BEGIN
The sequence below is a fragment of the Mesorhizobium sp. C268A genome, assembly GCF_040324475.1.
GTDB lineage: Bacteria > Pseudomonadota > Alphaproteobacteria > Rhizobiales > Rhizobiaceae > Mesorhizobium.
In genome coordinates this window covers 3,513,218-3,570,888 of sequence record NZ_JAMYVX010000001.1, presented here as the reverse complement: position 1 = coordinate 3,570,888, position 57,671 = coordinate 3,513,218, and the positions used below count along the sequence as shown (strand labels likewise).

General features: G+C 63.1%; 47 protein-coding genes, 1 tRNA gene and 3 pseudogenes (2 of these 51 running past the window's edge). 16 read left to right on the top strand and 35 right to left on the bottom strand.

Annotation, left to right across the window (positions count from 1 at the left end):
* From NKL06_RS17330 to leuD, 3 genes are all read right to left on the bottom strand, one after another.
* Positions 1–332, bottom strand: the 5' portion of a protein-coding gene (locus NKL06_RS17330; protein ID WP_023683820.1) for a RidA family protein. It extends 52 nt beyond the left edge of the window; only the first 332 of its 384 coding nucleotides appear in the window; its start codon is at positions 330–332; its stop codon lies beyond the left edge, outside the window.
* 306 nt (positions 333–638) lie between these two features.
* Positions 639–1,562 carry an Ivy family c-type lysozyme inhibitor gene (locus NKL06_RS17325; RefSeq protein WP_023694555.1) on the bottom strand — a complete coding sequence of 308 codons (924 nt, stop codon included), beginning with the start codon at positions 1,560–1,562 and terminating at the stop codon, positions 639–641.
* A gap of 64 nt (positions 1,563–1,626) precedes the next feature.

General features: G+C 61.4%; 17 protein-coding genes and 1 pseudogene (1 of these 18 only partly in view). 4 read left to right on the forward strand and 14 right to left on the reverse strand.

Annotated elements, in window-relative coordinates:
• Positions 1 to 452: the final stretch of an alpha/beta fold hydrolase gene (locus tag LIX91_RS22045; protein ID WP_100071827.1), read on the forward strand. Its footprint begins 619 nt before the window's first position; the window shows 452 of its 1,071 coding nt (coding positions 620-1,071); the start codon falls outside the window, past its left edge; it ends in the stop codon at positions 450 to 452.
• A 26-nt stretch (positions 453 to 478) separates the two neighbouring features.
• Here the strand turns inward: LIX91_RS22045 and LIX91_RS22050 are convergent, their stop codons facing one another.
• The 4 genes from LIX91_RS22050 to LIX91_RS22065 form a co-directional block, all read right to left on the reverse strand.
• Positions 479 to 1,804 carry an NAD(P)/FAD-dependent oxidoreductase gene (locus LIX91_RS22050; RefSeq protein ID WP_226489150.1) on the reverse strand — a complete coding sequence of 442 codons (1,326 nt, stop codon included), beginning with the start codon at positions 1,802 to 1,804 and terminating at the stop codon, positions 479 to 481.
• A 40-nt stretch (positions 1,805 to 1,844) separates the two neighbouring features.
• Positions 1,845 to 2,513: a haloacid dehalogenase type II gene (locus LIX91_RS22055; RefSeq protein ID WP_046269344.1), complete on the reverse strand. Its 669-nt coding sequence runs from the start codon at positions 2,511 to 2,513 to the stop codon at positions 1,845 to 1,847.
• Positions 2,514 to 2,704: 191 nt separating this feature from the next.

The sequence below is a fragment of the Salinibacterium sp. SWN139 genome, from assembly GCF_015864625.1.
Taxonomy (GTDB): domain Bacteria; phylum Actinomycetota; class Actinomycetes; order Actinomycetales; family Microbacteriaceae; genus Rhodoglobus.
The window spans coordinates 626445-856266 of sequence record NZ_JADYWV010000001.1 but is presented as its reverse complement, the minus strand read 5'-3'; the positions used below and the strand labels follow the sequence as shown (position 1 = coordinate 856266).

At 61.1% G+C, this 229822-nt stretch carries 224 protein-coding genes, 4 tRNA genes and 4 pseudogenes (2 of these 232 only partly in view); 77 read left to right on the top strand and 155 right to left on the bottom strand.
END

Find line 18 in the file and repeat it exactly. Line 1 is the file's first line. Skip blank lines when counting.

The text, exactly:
• A 40-nt stretch (positions 1,805 to 1,844) separates the two neighbouring features.